And so, the Trump presidency came to an end, with a flurry of pardons and a trip to Palm Beach, Florida.
But while he is no longer a looming presence in Washington DC, Mr Trump and trumpism are likely to remain central to the Republican party for years to come.
So, what’s next for the GOP?
The Republican party Mr Trump leaves behind is very different from the one he inherited in 2016.
Republicans now broadly fall into one of three camps: anti-trumpers, opportunity-takers, and true believers.
Anti-Trumpers include former presidential candidate Senator Mitt Romney and Maryland Governor Larry Hogan.
They have been staunch critics of Trump and represent more traditional republicans.
Mr Romney was one of few senior republicans to explicitly blame Mr Trump for the Capitol Riot in early January, saying:
“What happened here was an insurrection incited by the President of the United States.“
In terms of influence and numbers within the party, however, anti-Trumpers are increasingly marginalised.
Opportunity-takers include Senate Minority Leader Mitch McConnell, who worked with Trump to cut taxes and appoint conservative judges.
For them, Trump was a means to an end, and they could overlook his more distasteful side as long as he delivered the goods.
The last camp, and the largest, are the true believers, who are personally committed to Trump and trumpism.
They include a vast swathe of congressional republicans, Republican state legislators, and movement conservatives.
Currently their ire is directed toward those republicans they perceive as being insufficiently loyal to Mr Trump.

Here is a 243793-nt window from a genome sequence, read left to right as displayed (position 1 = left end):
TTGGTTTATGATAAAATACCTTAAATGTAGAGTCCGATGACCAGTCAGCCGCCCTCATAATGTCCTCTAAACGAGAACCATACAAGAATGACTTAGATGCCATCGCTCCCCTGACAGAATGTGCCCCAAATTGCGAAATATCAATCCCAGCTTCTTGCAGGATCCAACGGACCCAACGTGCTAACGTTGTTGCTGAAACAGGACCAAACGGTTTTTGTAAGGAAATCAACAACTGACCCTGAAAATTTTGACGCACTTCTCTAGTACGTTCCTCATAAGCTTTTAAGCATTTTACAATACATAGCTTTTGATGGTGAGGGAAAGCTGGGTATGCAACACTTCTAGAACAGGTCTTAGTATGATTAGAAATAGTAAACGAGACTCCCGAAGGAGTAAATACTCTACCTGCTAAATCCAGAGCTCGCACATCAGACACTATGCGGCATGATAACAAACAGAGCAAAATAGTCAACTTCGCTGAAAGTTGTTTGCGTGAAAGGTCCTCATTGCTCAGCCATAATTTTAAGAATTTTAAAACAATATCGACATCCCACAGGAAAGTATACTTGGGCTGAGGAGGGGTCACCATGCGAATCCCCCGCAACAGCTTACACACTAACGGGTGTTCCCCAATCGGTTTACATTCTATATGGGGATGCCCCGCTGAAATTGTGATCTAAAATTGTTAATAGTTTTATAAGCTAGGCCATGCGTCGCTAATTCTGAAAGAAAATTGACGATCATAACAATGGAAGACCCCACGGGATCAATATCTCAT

In their sights is Brad Raffensperger, the Republican Secretary of State of Georgia who refused to overturn his state’s vote for President Biden.
Charlie Kirk, President of the onservative students’ organisation Turning Point USA, tweeted in early January:
“Georgia’s Brad Raffensburger [sic] is a total disgrace and he should resign immediately in shame“.
With one poll suggesting that 52 % of republicans believe Trump won the election, it would appear that the rank and file of the party are firmly in the true believer category.
Indeed, several elected republicans publicly profess support for the QAnon conspiracy, which baselessly claims that Trump was secretly fighting a war against Satanist paedophiles in the US government.
However, while trumpism may be here to stay, the future of Mr Trump himself is unclear.
Though he has not ruled out running again in 2024, he reportedly has reservations, and in any case may not be allowed to run for public office again if the Senate votes to convict him after his second impeachment.
Future presidential contenders may include former Vice President Mike Pence, Fox News talk host Tucker Carlson, and even the former President’s son, Donald Trump Junior.
Whoever succeeds Mr Trump will have to address the increasingly narrow support base of the party.
Republicans have won the popular vote in just one presidential election since the 1980s.
In 2020, Mr Trump was backed by just eight percent of Black voters, and lost among suburban voters, who traditionally vote Republican, by 10 points.
But with the true believers commanding such influence among both the party’s supporters and its elected representatives, trumpism’s hold over the GOP looks set to continue.